5. FutureChickenMan

    FutureChickenMan Chillin' With My Peeps

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    Oct 29, 2007
    is this city water or well water?
     
  6. silkiechicken

    silkiechicken Staff PhD Premium Member

    Well, if you have that big of a problem, it's time to talk to who ever monitors your water and get it fixed, somewhere there are fertilizer runoffs that are getting in your system.
     
  7. 1acrefarm

    1acrefarm Chillin' With My Peeps

    Nov 3, 2007
    Georgia
    I don't know if the phosphates are what is causing the problem. From what I understand RV filters are not terribly expensive. Since they are made for RVs they will screw on your outside faucet and the hose will screw to them. The RV filter are supposed to last a good while. Here is an example. http://www.campingworld.com/browse/...stems-IVreg-Exterior-Water-Filter/skunum=7225 One like this is even better. http://www.campingworld.com/browse/skus/index.cfm?skunum=16007 You can get whole house systems as well.
     
    Last edited: Nov 27, 2007
  8. FutureChickenMan

    FutureChickenMan Chillin' With My Peeps

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    Quote:Yeah those little filters are about $13, and filter about 300 gallons. But they are very basic filters no where as good as a real canister filter or something massive like a reverse osmosis.
     
  9. panner123

    panner123 Chillin' With My Peeps

    Jan 15, 2007
    Garden Valley, ca
    Please take no offence to this but something similar happened to a friend last spring. She has been raising chickens for over forty years in the same coops, but for the last three years her hach rate has been way down. To look at her set up, you would think she lives in the coops. They are that clean or at least they look that way. One day we had to pull a piece of insulation out and we saw the problem, MOLD.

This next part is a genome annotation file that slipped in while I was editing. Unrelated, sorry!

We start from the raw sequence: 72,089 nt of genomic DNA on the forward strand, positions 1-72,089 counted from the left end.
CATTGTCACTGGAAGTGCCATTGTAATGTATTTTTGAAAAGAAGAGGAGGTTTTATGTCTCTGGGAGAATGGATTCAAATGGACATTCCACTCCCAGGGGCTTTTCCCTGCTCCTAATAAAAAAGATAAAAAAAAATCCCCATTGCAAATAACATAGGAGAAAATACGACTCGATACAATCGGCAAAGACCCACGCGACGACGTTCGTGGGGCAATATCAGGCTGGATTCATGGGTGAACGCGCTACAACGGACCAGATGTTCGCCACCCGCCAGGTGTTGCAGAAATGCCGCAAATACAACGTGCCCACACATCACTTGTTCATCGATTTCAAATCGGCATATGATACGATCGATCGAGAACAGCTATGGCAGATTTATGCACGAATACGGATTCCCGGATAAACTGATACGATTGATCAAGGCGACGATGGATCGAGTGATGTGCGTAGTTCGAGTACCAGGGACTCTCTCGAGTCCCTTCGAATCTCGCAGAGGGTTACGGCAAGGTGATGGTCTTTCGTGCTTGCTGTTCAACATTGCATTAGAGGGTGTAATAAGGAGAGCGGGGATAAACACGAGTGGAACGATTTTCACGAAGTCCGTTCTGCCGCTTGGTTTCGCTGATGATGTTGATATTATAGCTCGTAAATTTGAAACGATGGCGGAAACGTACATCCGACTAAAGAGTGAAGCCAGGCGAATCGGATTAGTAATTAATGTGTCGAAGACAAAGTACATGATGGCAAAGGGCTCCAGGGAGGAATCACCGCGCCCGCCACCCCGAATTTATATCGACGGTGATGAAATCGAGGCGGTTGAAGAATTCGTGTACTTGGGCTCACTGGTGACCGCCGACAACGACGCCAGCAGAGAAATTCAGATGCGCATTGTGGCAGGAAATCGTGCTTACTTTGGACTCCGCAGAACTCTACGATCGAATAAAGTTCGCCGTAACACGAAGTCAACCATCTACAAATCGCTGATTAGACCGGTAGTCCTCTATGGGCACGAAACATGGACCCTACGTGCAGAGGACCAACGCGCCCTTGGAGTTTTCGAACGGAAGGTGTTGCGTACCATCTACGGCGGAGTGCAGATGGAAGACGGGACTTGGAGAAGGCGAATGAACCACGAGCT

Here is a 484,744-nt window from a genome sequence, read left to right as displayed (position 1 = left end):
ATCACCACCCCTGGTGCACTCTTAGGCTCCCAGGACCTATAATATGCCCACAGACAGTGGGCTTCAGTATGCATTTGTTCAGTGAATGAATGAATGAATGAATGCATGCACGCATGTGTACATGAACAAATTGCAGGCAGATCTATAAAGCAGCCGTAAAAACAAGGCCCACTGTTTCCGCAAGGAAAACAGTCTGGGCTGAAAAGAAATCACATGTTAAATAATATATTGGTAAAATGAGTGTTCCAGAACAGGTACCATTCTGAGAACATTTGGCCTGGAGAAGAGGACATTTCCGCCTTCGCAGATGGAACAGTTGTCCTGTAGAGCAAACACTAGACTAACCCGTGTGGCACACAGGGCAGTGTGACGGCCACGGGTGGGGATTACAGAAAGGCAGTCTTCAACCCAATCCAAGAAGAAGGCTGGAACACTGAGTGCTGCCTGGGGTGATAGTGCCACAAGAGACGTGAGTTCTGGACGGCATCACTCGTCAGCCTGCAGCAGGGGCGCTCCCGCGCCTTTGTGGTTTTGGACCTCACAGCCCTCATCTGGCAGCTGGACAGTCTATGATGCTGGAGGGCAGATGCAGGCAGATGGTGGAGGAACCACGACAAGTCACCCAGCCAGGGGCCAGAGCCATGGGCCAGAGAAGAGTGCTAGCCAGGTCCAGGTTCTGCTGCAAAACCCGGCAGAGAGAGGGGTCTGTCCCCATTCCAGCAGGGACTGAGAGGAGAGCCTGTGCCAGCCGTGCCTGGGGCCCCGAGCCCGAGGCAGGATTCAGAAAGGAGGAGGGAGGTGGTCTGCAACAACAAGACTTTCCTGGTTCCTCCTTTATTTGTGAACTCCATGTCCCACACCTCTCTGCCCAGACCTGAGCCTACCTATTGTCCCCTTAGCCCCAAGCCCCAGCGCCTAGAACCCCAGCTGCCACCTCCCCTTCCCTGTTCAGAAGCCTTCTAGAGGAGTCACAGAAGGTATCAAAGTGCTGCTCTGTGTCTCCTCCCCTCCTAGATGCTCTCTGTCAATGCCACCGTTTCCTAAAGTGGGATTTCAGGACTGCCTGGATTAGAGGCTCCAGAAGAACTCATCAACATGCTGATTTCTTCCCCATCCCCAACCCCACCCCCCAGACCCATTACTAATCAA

We striped the coops to the bare walls, then I pressure washed them down WITH A STRONG CHEMICAL to kill the mold. We let it dry out and replaced the insulation and nest boxes. All this time she had to farm out her chickens until she was sure all the chemical residue was gone. She has since had a hatch in October,
    80+% and one in November 85%. You may have the same problem, which has nothing to do with the water.
    Good luck, I hope this may help you look in a direction other than just the water.
    The PH for fish varies according to the vary of fish also. Some need a 6.6 PH and some can handle a 7.8 PH. Their tanks are very easy to change the PH with adding a chemcial where a filter will do nothing for your water.
     
  10. treeclimber233

    treeclimber233 Chillin' With My Peeps

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    Nov 12, 2007
    I have well water. And I don't see any mold. I am completely stumped as to what the problem is.